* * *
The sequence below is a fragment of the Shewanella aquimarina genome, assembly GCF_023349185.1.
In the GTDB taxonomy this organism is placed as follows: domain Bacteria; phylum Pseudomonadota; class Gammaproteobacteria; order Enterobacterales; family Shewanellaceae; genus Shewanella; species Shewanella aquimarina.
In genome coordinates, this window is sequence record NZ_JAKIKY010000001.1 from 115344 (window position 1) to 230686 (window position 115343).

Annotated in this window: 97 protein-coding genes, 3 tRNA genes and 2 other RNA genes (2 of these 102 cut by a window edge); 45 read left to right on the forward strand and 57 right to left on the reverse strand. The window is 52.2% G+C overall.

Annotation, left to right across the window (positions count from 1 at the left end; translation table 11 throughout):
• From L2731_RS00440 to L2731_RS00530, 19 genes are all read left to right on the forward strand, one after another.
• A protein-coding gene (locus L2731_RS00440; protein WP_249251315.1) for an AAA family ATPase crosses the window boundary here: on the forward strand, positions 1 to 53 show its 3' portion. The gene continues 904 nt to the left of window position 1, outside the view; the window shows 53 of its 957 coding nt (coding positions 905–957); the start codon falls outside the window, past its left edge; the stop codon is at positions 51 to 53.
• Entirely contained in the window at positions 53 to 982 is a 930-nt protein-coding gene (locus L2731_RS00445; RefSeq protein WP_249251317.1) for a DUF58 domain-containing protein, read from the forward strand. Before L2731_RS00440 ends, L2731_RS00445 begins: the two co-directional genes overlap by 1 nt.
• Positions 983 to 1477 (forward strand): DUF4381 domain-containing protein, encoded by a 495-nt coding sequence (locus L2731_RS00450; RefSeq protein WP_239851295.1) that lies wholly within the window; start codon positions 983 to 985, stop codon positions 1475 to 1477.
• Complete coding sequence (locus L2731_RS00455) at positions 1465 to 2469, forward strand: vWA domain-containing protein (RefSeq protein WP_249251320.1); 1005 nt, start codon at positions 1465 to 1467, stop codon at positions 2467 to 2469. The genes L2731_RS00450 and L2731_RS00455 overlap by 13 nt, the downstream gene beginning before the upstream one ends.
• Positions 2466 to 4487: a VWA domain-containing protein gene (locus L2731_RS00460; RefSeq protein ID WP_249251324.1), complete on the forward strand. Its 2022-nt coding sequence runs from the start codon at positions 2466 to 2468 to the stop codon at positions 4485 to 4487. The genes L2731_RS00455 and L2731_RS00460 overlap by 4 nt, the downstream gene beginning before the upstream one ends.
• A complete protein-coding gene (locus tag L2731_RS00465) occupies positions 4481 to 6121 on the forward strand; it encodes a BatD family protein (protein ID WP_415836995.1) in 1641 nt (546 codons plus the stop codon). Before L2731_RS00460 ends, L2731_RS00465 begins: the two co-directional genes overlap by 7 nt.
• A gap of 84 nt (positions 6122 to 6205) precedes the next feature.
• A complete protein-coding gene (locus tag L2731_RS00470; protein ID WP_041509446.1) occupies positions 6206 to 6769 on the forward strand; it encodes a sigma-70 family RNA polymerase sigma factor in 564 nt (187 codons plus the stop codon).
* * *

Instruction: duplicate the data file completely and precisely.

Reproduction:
The sequence below is a fragment of the Shewanella aquimarina genome, assembly GCF_023349185.1.
In the GTDB taxonomy this organism is placed as follows: domain Bacteria; phylum Pseudomonadota; class Gammaproteobacteria; order Enterobacterales; family Shewanellaceae; genus Shewanella; species Shewanella aquimarina.
In genome coordinates, this window is sequence record NZ_JAKIKY010000001.1 from 115344 (window position 1) to 230686 (window position 115343).

Annotated in this window: 97 protein-coding genes, 3 tRNA genes and 2 other RNA genes (2 of these 102 cut by a window edge); 45 read left to right on the forward strand and 57 right to left on the reverse strand. The window is 52.2% G+C overall.

Annotation, left to right across the window (positions count from 1 at the left end; translation table 11 throughout):
• From L2731_RS00440 to L2731_RS00530, 19 genes are all read left to right on the forward strand, one after another.
• A protein-coding gene (locus L2731_RS00440; protein WP_249251315.1) for an AAA family ATPase crosses the window boundary here: on the forward strand, positions 1 to 53 show its 3' portion. The gene continues 904 nt to the left of window position 1, outside the view; the window shows 53 of its 957 coding nt (coding positions 905–957); the start codon falls outside the window, past its left edge; the stop codon is at positions 51 to 53.
• Entirely contained in the window at positions 53 to 982 is a 930-nt protein-coding gene (locus L2731_RS00445; RefSeq protein WP_249251317.1) for a DUF58 domain-containing protein, read from the forward strand. Before L2731_RS00440 ends, L2731_RS00445 begins: the two co-directional genes overlap by 1 nt.
• Positions 983 to 1477 (forward strand): DUF4381 domain-containing protein, encoded by a 495-nt coding sequence (locus L2731_RS00450; RefSeq protein WP_239851295.1) that lies wholly within the window; start codon positions 983 to 985, stop codon positions 1475 to 1477.
• Complete coding sequence (locus L2731_RS00455) at positions 1465 to 2469, forward strand: vWA domain-containing protein (RefSeq protein WP_249251320.1); 1005 nt, start codon at positions 1465 to 1467, stop codon at positions 2467 to 2469. The genes L2731_RS00450 and L2731_RS00455 overlap by 13 nt, the downstream gene beginning before the upstream one ends.
• Positions 2466 to 4487: a VWA domain-containing protein gene (locus L2731_RS00460; RefSeq protein ID WP_249251324.1), complete on the forward strand. Its 2022-nt coding sequence runs from the start codon at positions 2466 to 2468 to the stop codon at positions 4485 to 4487. The genes L2731_RS00455 and L2731_RS00460 overlap by 4 nt, the downstream gene beginning before the upstream one ends.
• A complete protein-coding gene (locus tag L2731_RS00465) occupies positions 4481 to 6121 on the forward strand; it encodes a BatD family protein (protein ID WP_415836995.1) in 1641 nt (546 codons plus the stop codon). Before L2731_RS00460 ends, L2731_RS00465 begins: the two co-directional genes overlap by 7 nt.
• A gap of 84 nt (positions 6122 to 6205) precedes the next feature.
• A complete protein-coding gene (locus tag L2731_RS00470; protein ID WP_041509446.1) occupies positions 6206 to 6769 on the forward strand; it encodes a sigma-70 family RNA polymerase sigma factor in 564 nt (187 codons plus the stop codon).